Eviction refers to the legal process in which a court orders the removal of a tenant from a rented apartment or home, based on a request from the landlord. The requesting landlord must have a justified and specific reason as to why the tenant should be evicted.
Because eviction results in the displacement of the tenant, and can frequently lead to homelessness, it is absolutely imperative that all other options be exhausted before pursuing eviction. Although landlords have no legal obligation to do so, they do have an ethical obligation to consider how their actions will affect their tenant.
There are many different cited reasons for pursuing eviction proceedings, including:
- The tenant has stopped paying their rent for a certain amount of time;
- The tenant or their guests have caused substantial or irreparable damage to the rental property;
- The tenant has breached the terms of their lease or rental agreement, such as smoking in a non-smoking building or keeping pets despite no-pet conditions in the lease; and/or
- The tenant refuses to move out once their lease has expired, and is now considered to be a squatter.
Although most eviction actions occur between a tenant and a landlord associated with a residential property site, the process can also be used to remove tenants from rented commercial buildings as well. However, it is important to note that the eviction process generally involves many steps which have strict legal requirements for both the tenant and the landlord. Eviction requirements are governed by specific state laws, meaning that they will vary depending on the jurisdiction or the state in which the eviction occurs.
In the past, the law traditionally sided with landlords when it came to evictions. However, the more modern and often informed trend is for courts to side with the tenants. Tenants should keep in mind that they have a number of legal defenses that could be used against a landlord’s eviction notice. These defenses can help prove that the eviction is unfair, unethical, or that there is no legitimate reason to evict them in the first place.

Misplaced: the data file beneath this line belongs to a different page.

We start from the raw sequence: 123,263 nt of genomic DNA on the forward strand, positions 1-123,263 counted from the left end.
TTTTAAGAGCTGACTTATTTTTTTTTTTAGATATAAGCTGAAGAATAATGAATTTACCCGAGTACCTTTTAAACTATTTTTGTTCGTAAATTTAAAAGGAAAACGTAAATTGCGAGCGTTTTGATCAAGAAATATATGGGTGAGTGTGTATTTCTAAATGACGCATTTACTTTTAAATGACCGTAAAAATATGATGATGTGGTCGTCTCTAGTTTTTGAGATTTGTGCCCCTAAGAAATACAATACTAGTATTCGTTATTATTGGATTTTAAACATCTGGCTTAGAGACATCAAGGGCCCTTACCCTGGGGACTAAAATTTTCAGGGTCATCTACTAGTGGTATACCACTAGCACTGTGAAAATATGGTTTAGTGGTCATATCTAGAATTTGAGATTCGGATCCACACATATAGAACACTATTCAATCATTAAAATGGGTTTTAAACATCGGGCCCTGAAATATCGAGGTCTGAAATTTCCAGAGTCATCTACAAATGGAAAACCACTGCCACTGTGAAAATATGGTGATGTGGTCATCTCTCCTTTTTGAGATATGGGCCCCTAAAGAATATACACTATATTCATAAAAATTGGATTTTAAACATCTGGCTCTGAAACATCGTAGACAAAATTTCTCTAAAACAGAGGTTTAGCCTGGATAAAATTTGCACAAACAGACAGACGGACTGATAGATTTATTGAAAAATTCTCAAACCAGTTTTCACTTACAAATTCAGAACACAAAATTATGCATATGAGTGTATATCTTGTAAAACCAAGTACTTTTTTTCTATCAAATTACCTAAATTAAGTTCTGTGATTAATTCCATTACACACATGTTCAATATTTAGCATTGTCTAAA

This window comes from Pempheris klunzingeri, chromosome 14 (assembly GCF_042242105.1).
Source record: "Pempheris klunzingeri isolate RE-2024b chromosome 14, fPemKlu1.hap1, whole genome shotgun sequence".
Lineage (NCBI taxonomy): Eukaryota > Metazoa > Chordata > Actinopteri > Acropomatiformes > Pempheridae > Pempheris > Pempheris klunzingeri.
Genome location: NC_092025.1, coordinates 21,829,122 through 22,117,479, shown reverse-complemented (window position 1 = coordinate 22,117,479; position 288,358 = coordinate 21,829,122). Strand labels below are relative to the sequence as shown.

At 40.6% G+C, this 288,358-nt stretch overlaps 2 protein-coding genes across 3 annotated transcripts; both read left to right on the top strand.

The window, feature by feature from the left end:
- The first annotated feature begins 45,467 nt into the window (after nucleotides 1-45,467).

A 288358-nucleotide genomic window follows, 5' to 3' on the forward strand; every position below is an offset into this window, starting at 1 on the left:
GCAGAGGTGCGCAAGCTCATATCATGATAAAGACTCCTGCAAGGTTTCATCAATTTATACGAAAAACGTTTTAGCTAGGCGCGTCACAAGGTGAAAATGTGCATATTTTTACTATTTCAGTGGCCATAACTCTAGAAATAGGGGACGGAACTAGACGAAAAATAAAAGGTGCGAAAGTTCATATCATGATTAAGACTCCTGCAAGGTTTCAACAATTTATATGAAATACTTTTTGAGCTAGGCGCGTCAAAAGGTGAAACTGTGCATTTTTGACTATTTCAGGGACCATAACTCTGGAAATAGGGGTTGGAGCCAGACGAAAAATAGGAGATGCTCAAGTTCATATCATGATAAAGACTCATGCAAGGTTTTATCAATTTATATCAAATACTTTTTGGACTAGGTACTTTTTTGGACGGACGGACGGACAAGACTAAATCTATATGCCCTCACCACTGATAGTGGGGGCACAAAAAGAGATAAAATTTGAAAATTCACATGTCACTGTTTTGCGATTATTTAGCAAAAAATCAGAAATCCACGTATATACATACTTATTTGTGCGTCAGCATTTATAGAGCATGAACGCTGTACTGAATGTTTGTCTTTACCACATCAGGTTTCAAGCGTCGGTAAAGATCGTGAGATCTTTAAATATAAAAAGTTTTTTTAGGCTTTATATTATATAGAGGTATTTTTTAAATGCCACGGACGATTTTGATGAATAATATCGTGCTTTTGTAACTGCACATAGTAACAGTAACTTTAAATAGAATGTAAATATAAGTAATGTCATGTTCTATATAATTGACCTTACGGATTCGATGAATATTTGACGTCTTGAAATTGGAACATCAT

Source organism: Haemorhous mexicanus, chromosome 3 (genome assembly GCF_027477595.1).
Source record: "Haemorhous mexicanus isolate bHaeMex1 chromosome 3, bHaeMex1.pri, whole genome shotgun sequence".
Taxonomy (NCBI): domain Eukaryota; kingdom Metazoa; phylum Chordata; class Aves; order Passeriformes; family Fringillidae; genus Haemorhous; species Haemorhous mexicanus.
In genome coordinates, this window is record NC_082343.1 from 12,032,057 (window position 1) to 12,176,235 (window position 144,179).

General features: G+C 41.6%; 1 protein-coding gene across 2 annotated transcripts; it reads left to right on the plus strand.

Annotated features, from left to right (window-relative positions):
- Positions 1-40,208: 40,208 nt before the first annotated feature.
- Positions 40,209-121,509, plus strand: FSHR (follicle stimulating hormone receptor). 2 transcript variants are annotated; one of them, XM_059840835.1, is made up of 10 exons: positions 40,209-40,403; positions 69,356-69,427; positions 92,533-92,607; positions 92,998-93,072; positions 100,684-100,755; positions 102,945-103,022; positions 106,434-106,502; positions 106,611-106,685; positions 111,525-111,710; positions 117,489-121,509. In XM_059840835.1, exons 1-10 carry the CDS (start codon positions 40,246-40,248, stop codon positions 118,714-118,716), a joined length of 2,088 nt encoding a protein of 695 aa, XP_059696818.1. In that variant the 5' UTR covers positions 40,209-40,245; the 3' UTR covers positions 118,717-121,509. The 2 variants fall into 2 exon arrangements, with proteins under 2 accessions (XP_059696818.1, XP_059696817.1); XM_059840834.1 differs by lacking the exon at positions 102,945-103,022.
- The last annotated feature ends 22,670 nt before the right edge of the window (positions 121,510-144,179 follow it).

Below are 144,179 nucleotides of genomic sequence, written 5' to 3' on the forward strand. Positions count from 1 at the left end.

What Is an Eviction Ban?
An eviction ban is just as it sounds: for a set amount of time, the federal and/or state government bans landlords from evicting tenants for failing to pay rent. Such bans generally occur during times of great national or economic distress.
Eviction bans are intended to reduce the negative impacts of such events and are generally viewed as appropriate aid, given the circumstances.
Are There any Eviction Bans Related to COVID-19 Issues?
The federal government is taking steps to reduce the devastating impact of the COVID-19 crisis on tenants. Many states, cities, and counties are doing the same at the local level to provide for their citizens when the federal government does not provide a sufficient amount of protection. Such measures include:
- Placing moratoriums, or bans, on eviction proceedings;
- Placing holds on shutting off utilities because of nonpayment; and
- Prohibiting landlords from charging late rent fees.
It is important to note that information regarding COVID-19 and eviction bans is rapidly changing and updating. As such, it is recommended that you familiarize yourself with your state, town, and county’s provisions regarding the matter. Typically, the most current rules on eviction during a crisis may be found in your State’s most recent “Emergency Orders.”
As of August 3rd, 2021, the CDC issued an agency order under the title of Temporary Halt in Residential Evictions In Communities With Substantial or High Levels of Community Transmission of COVID-19 to Prevent the Further Spread of COVID-19 (the “Order”). It is imperative to note that although this Order went into effect immediately, it is not retroactive. This means that the order does not ban or stop evictions that were filed prior to the Order being issued.